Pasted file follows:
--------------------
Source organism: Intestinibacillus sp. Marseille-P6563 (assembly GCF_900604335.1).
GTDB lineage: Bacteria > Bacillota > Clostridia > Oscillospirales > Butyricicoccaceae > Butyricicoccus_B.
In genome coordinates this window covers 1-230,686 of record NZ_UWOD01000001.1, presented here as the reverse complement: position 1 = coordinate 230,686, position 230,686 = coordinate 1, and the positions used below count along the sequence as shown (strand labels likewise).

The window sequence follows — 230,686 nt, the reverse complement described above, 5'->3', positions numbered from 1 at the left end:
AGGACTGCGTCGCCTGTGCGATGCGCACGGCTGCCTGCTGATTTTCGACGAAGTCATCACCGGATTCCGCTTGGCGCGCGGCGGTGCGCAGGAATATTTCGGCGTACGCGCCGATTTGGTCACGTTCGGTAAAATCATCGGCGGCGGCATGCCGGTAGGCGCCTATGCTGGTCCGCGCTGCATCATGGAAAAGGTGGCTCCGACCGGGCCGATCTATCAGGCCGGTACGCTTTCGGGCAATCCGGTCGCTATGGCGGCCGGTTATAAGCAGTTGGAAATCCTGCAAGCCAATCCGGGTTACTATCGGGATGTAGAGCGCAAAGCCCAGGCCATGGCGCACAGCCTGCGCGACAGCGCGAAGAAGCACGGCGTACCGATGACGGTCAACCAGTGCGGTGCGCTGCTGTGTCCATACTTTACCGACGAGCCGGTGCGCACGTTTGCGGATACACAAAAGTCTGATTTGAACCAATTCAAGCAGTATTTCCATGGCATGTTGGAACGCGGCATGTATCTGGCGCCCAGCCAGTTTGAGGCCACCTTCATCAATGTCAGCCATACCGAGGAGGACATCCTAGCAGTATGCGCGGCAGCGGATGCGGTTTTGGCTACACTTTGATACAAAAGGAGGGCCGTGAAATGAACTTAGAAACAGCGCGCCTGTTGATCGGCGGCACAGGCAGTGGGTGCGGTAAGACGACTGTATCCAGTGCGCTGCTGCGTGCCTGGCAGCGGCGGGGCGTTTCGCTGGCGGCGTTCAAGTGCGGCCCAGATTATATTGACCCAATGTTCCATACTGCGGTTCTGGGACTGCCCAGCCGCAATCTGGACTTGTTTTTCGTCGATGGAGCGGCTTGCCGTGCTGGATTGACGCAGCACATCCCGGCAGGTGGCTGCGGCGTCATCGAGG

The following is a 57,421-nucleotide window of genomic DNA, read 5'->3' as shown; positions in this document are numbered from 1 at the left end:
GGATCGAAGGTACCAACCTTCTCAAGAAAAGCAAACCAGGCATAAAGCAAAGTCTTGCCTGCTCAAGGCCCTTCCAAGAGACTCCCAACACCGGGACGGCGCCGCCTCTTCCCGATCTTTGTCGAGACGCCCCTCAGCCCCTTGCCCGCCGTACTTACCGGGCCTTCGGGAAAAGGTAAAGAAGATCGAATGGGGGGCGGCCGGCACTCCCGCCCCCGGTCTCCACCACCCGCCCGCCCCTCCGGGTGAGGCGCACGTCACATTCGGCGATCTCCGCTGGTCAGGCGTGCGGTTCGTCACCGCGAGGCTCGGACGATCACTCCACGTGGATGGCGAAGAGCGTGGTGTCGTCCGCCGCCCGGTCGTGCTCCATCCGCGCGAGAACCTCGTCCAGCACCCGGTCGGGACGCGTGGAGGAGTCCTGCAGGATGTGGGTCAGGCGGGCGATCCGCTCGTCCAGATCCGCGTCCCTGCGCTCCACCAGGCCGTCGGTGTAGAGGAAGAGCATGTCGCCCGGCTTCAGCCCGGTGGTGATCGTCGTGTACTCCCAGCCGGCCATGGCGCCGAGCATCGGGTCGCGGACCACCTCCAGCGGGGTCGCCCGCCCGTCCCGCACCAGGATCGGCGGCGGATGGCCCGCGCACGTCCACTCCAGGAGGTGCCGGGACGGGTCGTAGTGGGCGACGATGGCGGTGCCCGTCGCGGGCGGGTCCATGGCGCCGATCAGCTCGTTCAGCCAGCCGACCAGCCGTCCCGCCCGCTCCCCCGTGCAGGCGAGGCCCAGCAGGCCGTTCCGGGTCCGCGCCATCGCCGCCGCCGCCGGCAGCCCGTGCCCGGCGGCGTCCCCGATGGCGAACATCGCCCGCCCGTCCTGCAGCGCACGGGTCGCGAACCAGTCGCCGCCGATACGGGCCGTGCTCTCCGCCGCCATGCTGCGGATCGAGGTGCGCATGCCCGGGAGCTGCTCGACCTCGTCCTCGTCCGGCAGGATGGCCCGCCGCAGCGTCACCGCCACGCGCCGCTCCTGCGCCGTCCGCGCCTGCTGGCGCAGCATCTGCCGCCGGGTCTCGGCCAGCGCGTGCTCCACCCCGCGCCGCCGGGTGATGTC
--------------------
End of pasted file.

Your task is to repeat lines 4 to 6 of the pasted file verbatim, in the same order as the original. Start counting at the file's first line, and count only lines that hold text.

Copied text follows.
The window sequence follows — 230,686 nt, the reverse complement described above, 5'->3', positions numbered from 1 at the left end:
AGGACTGCGTCGCCTGTGCGATGCGCACGGCTGCCTGCTGATTTTCGACGAAGTCATCACCGGATTCCGCTTGGCGCGCGGCGGTGCGCAGGAATATTTCGGCGTACGCGCCGATTTGGTCACGTTCGGTAAAATCATCGGCGGCGGCATGCCGGTAGGCGCCTATGCTGGTCCGCGCTGCATCATGGAAAAGGTGGCTCCGACCGGGCCGATCTATCAGGCCGGTACGCTTTCGGGCAATCCGGTCGCTATGGCGGCCGGTTATAAGCAGTTGGAAATCCTGCAAGCCAATCCGGGTTACTATCGGGATGTAGAGCGCAAAGCCCAGGCCATGGCGCACAGCCTGCGCGACAGCGCGAAGAAGCACGGCGTACCGATGACGGTCAACCAGTGCGGTGCGCTGCTGTGTCCATACTTTACCGACGAGCCGGTGCGCACGTTTGCGGATACACAAAAGTCTGATTTGAACCAATTCAAGCAGTATTTCCATGGCATGTTGGAACGCGGCATGTATCTGGCGCCCAGCCAGTTTGAGGCCACCTTCATCAATGTCAGCCATACCGAGGAGGACATCCTAGCAGTATGCGCGGCAGCGGATGCGGTTTTGGCTACACTTTGATACAAAAGGAGGGCCGTGAAATGAACTTAGAAACAGCGCGCCTGTTGATCGGCGGCACAGGCAGTGGGTGCGGTAAGACGACTGTATCCAGTGCGCTGCTGCGTGCCTGGCAGCGGCGGGGCGTTTCGCTGGCGGCGTTCAAGTGCGGCCCAGATTATATTGACCCAATGTTCCATACTGCGGTTCTGGGACTGCCCAGCCGCAATCTGGACTTGTTTTTCGTCGATGGAGCGGCTTGCCGTGCTGGATTGACGCAGCACATCCCGGCAGGTGGCTGCGGCGTCATCGAGG

The following is a 57,421-nucleotide window of genomic DNA, read 5'->3' as shown; positions in this document are numbered from 1 at the left end: